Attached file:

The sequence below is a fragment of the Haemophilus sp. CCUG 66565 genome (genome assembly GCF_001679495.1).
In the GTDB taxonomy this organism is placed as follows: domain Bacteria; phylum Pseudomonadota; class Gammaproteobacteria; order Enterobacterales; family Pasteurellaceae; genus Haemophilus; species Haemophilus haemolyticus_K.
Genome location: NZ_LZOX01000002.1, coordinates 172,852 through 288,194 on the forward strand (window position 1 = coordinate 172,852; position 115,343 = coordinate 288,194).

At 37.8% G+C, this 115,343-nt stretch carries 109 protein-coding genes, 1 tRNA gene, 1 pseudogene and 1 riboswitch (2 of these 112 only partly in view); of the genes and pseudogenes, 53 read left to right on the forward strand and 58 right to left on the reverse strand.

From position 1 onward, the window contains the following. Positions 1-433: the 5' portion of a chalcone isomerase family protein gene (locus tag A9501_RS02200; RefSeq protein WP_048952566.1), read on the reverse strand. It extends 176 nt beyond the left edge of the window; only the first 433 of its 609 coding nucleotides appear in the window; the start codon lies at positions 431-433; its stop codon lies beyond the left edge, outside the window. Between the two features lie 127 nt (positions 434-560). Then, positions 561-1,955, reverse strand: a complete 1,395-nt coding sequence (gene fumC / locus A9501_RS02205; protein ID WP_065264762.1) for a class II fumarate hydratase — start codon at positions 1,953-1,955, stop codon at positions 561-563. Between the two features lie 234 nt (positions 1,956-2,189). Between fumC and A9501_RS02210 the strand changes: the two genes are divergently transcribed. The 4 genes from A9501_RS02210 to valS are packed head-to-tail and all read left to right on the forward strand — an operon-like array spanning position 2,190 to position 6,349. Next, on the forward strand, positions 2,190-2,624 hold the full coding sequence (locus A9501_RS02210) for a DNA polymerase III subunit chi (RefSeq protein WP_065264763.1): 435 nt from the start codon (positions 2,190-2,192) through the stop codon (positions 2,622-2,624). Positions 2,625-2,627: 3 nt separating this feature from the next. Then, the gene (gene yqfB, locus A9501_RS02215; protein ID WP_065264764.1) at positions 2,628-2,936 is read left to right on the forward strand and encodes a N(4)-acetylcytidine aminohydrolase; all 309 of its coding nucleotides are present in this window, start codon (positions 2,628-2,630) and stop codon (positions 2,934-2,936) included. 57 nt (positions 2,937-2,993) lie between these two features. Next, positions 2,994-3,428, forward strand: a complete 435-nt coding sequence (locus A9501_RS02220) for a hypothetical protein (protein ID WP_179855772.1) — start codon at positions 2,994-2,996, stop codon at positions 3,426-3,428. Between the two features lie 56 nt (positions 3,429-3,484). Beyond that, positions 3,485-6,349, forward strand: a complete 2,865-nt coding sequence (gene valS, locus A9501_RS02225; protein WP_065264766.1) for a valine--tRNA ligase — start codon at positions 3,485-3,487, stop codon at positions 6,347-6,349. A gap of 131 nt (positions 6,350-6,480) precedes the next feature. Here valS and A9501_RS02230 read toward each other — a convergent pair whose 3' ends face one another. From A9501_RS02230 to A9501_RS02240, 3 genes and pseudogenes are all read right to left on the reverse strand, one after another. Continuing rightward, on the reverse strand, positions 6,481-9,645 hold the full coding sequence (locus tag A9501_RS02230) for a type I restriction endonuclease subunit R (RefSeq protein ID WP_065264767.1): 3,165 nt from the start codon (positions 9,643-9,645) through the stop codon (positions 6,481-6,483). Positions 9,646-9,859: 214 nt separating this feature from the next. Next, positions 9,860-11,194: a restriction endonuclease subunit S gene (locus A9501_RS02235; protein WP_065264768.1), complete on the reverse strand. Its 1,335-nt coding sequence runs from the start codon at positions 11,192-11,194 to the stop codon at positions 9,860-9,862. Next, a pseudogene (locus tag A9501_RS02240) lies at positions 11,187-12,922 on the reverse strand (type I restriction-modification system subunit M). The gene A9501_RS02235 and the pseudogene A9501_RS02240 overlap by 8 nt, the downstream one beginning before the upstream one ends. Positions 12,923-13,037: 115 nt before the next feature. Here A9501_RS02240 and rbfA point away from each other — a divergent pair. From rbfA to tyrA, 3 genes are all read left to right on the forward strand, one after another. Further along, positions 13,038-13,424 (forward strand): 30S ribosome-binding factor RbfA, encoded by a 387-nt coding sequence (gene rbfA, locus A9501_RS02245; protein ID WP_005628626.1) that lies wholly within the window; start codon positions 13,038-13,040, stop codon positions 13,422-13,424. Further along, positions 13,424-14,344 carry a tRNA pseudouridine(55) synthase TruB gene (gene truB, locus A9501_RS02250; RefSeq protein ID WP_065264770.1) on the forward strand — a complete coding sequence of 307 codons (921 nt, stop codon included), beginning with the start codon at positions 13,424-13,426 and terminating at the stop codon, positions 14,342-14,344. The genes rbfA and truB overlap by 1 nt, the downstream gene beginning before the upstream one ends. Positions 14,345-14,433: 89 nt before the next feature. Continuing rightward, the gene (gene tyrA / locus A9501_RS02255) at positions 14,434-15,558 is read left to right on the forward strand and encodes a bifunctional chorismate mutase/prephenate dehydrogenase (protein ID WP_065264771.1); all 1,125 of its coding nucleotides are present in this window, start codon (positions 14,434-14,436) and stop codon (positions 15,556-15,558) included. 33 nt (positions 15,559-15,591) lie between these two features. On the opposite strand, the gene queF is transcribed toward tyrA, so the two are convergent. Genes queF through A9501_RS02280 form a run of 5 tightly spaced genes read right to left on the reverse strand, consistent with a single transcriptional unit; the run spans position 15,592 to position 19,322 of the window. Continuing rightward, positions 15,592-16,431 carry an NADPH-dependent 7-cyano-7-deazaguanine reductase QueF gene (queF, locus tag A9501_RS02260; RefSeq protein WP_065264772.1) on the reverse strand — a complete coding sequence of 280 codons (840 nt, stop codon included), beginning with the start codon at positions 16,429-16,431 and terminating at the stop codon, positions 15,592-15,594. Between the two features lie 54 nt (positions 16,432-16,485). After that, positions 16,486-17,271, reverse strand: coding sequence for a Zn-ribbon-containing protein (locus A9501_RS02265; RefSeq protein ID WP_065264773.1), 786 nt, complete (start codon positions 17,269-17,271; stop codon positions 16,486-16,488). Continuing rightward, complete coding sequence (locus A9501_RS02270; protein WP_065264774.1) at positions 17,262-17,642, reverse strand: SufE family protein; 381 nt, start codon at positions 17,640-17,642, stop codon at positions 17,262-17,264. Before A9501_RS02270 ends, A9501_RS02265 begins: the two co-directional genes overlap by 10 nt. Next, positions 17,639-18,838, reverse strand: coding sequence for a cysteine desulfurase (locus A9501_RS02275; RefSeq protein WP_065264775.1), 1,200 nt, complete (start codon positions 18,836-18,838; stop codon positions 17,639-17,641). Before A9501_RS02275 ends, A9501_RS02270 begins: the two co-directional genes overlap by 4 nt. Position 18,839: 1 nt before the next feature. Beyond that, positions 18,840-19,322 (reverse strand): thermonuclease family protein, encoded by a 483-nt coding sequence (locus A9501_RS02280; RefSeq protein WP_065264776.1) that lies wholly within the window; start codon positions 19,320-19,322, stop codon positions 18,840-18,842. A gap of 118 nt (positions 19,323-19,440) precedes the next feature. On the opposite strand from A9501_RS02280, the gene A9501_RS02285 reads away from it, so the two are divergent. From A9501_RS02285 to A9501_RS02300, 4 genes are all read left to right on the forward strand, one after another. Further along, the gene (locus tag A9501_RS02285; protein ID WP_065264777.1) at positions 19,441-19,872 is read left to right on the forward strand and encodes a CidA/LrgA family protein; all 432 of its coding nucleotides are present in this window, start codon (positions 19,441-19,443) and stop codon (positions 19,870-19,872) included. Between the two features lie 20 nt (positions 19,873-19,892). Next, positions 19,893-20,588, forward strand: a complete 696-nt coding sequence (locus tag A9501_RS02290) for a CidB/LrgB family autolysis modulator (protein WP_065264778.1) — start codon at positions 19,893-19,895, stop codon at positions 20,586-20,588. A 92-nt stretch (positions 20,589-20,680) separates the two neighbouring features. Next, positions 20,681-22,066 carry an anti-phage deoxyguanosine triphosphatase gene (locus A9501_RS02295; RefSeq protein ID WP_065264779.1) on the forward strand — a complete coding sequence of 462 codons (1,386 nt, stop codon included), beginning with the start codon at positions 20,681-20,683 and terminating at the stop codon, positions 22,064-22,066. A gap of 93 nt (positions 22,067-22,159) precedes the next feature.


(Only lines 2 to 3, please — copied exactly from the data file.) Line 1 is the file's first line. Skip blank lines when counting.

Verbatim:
In the GTDB taxonomy this organism is placed as follows: domain Bacteria; phylum Pseudomonadota; class Gammaproteobacteria; order Enterobacterales; family Pasteurellaceae; genus Haemophilus; species Haemophilus haemolyticus_K.
Genome location: NZ_LZOX01000002.1, coordinates 172,852 through 288,194 on the forward strand (window position 1 = coordinate 172,852; position 115,343 = coordinate 288,194).